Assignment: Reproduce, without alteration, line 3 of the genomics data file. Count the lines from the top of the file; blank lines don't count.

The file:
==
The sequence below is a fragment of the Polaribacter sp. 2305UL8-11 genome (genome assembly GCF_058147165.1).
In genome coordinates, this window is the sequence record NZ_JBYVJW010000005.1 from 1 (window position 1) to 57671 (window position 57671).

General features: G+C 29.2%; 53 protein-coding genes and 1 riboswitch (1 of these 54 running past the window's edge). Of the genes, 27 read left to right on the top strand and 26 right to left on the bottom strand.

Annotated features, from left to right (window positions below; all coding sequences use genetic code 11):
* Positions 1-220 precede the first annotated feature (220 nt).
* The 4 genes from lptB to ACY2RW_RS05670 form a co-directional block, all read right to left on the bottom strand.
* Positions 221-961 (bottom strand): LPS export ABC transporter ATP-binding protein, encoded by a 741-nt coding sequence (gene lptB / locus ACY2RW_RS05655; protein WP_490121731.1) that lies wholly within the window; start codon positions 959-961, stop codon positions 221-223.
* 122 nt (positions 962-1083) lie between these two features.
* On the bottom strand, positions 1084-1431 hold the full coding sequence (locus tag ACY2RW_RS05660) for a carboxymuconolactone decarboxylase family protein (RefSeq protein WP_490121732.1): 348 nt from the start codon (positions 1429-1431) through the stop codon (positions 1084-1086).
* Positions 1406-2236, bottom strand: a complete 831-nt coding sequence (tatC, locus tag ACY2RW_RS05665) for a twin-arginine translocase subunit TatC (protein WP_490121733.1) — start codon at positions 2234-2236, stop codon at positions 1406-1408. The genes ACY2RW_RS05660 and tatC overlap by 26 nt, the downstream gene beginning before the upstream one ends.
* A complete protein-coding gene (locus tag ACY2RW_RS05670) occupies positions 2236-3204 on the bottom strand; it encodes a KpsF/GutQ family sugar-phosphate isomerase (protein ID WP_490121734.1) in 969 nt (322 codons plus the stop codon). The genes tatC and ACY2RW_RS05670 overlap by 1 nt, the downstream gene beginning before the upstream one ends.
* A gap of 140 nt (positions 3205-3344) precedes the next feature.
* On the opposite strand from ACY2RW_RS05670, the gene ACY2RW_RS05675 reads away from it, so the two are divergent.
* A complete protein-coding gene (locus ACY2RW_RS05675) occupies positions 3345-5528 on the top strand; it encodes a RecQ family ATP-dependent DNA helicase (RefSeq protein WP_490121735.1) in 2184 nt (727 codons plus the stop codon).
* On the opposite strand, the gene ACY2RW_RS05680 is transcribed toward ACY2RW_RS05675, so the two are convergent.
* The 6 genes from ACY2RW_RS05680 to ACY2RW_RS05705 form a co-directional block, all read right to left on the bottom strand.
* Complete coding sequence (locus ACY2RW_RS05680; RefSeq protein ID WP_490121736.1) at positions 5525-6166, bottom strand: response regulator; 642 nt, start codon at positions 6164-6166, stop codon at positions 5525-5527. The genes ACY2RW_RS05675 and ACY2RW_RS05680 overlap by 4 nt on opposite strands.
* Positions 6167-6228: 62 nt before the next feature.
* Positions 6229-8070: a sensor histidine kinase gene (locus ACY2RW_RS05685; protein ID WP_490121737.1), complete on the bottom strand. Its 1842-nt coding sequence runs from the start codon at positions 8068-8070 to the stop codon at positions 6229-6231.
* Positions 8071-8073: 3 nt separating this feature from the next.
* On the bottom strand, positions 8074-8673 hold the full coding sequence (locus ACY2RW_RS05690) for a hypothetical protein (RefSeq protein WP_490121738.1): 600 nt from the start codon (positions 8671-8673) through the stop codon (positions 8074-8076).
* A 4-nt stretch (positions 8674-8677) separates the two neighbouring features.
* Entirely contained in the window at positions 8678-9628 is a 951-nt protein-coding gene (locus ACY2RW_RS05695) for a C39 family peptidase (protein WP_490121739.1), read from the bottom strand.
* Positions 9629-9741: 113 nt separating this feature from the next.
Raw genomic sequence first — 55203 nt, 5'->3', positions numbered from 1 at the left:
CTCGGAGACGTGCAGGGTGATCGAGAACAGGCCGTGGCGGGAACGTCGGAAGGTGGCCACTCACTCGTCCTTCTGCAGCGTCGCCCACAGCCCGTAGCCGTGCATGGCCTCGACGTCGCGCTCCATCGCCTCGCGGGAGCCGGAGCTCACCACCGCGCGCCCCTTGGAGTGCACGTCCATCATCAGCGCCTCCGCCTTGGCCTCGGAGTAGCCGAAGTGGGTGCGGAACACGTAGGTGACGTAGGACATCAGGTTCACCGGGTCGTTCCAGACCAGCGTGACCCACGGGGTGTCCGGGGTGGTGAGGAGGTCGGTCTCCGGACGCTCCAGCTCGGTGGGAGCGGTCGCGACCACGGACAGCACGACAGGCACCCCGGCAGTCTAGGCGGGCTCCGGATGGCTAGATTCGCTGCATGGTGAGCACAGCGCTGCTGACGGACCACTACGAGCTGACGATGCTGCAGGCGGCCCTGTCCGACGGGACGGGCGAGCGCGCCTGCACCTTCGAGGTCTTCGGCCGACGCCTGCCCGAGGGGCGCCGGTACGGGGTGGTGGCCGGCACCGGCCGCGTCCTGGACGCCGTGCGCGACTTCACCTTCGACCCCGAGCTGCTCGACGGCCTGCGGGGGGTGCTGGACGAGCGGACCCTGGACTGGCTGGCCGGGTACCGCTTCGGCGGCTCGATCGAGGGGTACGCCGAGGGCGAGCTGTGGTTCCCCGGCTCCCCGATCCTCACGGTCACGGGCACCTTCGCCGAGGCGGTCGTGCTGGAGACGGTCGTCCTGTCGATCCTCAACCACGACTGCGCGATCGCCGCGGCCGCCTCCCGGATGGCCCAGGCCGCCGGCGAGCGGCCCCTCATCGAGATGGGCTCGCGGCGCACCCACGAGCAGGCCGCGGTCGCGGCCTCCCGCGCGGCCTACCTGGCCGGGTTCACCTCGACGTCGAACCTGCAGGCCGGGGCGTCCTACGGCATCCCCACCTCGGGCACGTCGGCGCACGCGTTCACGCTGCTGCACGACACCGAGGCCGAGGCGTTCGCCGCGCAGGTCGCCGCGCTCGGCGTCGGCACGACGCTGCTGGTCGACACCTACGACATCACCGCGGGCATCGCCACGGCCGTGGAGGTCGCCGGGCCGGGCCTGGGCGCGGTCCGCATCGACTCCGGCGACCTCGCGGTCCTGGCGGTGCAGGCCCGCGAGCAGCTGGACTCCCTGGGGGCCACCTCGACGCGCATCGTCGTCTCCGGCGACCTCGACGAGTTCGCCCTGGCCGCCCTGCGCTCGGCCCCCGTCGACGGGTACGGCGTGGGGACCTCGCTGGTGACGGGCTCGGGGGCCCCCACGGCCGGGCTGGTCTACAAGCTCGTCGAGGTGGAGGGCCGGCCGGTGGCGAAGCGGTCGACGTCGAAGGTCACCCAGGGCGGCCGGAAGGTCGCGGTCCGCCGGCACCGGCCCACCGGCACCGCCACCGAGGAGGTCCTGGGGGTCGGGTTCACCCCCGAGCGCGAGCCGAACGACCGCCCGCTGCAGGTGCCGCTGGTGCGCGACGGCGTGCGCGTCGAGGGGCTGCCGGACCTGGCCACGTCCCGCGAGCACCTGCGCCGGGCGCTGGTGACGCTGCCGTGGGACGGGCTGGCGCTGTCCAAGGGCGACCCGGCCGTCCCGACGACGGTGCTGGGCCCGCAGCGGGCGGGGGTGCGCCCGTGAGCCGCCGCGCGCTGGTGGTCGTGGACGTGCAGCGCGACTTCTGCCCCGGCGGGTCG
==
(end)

General features: G+C 29.2%; 53 protein-coding genes and 1 riboswitch (1 of these 54 running past the window's edge). Of the genes, 27 read left to right on the top strand and 26 right to left on the bottom strand.